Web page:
Today’s winner: Jon Wayne Taylor!

    Which is fine, because the Bill Wilson 5×5 test is designed to evaluate shooters, not their tools.

    • And yet, on his website listing the scores in the Grand Master class, he includes what pistol they are shooting. It’s not the pistol, and it’s not the shooter. It’s the shooter and the pistol. Which is why I was curious to measure how I shot with my “better” 9s. The results surprised me.

  6. You couldn’t find 1 more gun to make it a 5x5x5 test? Come on, man! Get an SP-01 Shadow up in there!

        • I know, I’ve bought a bunch of them. But when I teach someone to shoot, it’s usually the gun I teach them on, and then I often sell them the gun. I know and love the gun, I just don’t have one right now.

        • Ha. Nice.

          Well, at least you are pushing the brand far more than the LGS’s here. Wish a few more shops carried them in stock…even one CZ dealer I know does not stock them.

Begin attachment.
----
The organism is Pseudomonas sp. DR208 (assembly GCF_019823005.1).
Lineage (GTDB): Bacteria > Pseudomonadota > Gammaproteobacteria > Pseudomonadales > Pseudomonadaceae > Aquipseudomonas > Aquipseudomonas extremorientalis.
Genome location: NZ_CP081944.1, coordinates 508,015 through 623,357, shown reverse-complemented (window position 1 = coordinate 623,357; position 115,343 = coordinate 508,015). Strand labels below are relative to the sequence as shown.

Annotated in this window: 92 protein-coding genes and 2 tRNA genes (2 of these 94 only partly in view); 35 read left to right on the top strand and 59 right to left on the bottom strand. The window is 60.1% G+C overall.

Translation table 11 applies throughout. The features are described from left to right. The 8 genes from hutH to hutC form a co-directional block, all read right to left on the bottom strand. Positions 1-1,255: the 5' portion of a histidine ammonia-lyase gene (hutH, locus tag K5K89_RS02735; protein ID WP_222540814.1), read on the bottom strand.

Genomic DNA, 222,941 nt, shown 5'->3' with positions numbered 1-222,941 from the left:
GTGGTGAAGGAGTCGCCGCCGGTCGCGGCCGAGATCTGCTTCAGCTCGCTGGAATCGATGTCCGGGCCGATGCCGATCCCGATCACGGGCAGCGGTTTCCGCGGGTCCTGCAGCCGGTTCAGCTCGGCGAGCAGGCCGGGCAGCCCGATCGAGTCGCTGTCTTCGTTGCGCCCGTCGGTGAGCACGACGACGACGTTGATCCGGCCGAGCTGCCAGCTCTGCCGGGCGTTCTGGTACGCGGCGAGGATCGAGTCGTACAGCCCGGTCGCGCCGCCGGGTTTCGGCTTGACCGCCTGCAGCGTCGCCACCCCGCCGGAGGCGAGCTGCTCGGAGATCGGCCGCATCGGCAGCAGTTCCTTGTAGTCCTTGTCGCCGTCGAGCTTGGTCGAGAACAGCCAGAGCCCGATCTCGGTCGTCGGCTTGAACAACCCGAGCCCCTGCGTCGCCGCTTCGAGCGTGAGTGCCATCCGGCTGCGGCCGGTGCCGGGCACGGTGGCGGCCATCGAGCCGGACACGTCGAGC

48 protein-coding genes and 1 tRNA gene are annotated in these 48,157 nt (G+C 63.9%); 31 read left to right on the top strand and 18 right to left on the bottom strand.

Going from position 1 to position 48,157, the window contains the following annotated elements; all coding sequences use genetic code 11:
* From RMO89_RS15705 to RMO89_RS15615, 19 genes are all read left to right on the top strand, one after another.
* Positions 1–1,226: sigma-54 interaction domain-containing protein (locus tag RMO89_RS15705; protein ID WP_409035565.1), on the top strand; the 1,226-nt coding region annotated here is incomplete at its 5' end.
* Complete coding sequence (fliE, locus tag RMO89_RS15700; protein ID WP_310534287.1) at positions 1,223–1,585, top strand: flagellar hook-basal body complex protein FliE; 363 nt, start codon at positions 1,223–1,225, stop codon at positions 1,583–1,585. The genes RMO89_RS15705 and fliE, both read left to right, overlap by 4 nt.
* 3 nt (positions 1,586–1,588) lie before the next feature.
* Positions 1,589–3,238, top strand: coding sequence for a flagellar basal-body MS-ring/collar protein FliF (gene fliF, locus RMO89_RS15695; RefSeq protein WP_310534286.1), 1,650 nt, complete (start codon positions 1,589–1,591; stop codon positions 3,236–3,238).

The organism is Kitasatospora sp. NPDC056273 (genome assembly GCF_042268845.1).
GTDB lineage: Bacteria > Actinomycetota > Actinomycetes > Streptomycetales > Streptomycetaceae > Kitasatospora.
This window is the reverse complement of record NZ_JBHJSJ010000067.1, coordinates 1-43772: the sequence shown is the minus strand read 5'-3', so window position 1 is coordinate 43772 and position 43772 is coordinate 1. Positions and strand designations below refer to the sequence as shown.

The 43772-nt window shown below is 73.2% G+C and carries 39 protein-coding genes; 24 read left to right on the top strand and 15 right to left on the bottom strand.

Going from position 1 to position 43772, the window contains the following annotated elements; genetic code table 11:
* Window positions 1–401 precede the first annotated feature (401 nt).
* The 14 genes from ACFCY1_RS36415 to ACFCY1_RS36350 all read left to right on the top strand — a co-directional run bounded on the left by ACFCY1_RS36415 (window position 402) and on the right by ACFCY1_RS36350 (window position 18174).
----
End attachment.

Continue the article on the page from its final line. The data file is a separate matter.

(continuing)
7. About pointing low with a 1911 – that’s why the arched mainspring housing was included in the 1911A1. But fashion is fashion, and it’s flat housings all the way down now.

    • Agreed. Read up on the design decisions and the progression of the 1911 design over the years and it becomes very clear why they should have an arched mainspring housing.

    • This brings up a point I like to make about revolvers when someone gives me a lead-in as you’ve just done:

      There are many people who have problems “hitting the target” with a revolver, especially large-fisted men using older S&W revolvers with small grips.

      When the grip of a revolver doesn’t fill enough of your hand, you will tend to shoot low. When the grip is a bit too large for you, you will tend to “heel” the gun and it will shoot high.